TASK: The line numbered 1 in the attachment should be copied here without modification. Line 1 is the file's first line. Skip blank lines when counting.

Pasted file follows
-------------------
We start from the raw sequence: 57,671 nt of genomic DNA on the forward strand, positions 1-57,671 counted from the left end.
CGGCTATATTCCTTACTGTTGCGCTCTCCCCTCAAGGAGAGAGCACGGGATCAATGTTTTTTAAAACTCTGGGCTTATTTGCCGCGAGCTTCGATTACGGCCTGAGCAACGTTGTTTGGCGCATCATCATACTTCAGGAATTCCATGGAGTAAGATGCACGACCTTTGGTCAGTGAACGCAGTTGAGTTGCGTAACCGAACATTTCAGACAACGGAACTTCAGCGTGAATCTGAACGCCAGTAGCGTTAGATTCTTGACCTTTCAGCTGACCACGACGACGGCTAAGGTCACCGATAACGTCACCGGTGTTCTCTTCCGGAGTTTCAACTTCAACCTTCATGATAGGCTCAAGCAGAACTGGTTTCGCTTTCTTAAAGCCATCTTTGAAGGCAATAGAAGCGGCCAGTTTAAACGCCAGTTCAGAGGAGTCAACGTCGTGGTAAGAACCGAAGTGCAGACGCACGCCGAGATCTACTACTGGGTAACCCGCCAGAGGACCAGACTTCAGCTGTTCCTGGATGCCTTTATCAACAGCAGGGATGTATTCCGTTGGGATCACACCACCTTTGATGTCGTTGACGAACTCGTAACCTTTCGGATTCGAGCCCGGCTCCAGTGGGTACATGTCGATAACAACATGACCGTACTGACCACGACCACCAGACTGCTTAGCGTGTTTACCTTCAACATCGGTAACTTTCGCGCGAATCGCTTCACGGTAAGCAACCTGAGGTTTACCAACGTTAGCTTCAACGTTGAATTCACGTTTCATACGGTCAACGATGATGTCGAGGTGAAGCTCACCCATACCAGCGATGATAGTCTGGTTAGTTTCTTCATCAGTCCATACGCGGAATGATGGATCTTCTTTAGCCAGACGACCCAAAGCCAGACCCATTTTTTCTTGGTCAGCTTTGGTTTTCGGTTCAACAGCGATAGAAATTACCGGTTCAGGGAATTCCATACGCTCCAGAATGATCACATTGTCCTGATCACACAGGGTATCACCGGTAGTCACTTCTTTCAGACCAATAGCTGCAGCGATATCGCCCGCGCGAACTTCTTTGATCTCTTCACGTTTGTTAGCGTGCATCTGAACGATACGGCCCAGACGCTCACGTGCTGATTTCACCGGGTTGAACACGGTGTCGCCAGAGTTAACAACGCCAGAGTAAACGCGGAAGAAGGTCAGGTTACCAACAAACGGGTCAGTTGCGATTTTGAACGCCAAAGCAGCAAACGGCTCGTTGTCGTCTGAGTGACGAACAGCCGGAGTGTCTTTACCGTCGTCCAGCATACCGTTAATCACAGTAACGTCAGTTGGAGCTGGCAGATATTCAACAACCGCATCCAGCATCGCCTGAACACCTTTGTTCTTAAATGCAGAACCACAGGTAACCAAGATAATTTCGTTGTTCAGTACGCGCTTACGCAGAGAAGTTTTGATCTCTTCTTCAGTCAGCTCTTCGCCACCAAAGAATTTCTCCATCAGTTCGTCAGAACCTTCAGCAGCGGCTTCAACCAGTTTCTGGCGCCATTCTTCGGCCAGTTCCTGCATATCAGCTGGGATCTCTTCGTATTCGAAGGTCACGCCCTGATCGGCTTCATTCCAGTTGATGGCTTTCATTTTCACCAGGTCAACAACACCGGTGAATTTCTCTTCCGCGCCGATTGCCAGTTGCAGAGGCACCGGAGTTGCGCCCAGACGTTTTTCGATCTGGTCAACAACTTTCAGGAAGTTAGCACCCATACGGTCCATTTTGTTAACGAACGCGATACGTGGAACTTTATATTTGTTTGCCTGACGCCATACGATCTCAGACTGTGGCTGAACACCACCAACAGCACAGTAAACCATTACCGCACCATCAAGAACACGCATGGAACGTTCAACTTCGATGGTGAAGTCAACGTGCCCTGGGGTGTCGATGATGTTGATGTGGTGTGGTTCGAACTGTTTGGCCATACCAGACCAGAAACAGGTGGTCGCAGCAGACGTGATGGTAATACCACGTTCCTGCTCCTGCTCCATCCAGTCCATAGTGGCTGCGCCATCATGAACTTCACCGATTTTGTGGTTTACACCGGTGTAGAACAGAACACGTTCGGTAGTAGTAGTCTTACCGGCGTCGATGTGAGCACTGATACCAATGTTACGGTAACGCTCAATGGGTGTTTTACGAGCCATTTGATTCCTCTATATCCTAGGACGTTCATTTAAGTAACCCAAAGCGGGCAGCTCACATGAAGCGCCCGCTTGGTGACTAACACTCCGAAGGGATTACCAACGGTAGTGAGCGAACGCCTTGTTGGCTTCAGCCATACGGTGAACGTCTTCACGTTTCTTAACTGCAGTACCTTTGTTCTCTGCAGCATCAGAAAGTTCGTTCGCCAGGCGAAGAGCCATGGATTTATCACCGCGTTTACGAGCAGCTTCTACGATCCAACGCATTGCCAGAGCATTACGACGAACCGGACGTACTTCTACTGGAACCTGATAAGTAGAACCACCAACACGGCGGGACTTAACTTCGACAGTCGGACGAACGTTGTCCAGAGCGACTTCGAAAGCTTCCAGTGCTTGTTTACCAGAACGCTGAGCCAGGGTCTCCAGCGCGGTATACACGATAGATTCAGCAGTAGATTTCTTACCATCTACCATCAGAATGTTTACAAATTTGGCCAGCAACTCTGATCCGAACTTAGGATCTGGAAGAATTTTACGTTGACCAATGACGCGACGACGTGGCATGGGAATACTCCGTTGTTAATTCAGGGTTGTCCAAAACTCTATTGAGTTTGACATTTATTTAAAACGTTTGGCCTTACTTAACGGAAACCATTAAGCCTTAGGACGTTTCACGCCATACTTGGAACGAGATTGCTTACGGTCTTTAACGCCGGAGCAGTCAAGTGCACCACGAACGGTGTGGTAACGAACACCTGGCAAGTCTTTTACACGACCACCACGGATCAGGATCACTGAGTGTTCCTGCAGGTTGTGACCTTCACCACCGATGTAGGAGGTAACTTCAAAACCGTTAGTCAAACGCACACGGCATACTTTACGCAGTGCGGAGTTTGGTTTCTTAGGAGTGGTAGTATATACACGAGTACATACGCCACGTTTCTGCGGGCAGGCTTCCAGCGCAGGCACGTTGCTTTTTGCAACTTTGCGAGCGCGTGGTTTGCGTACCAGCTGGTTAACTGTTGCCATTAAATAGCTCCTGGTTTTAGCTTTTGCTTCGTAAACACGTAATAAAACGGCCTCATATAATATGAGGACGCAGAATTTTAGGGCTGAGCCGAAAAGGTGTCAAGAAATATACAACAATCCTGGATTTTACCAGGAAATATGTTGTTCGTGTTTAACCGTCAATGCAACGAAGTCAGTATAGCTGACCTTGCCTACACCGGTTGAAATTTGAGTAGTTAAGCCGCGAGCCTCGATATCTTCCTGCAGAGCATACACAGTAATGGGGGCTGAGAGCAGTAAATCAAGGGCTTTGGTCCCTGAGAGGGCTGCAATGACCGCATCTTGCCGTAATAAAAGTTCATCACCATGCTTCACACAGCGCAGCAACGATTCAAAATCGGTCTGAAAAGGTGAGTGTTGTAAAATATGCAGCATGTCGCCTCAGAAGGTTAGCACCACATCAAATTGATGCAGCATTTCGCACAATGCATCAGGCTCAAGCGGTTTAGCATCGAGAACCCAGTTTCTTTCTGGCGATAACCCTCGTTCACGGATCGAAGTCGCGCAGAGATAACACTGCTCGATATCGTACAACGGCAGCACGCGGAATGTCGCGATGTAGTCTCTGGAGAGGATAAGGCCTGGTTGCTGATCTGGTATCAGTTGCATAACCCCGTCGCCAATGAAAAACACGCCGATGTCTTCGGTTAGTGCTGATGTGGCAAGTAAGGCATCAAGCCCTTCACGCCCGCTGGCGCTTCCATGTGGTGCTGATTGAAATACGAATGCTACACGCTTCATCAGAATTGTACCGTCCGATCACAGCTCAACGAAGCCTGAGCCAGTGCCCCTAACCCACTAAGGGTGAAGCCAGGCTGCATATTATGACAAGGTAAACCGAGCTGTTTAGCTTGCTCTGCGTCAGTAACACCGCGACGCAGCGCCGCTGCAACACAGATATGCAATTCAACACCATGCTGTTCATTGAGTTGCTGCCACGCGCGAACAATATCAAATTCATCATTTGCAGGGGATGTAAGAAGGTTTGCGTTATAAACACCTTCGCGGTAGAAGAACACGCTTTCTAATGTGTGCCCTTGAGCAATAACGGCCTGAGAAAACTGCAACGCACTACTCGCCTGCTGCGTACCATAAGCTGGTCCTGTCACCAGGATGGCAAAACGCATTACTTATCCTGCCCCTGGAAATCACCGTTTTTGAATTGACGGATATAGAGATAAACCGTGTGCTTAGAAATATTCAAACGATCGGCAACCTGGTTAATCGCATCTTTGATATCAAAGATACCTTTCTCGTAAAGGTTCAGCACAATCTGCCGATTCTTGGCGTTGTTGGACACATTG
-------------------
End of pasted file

We start from the raw sequence: 57,671 nt of genomic DNA on the forward strand, positions 1-57,671 counted from the left end.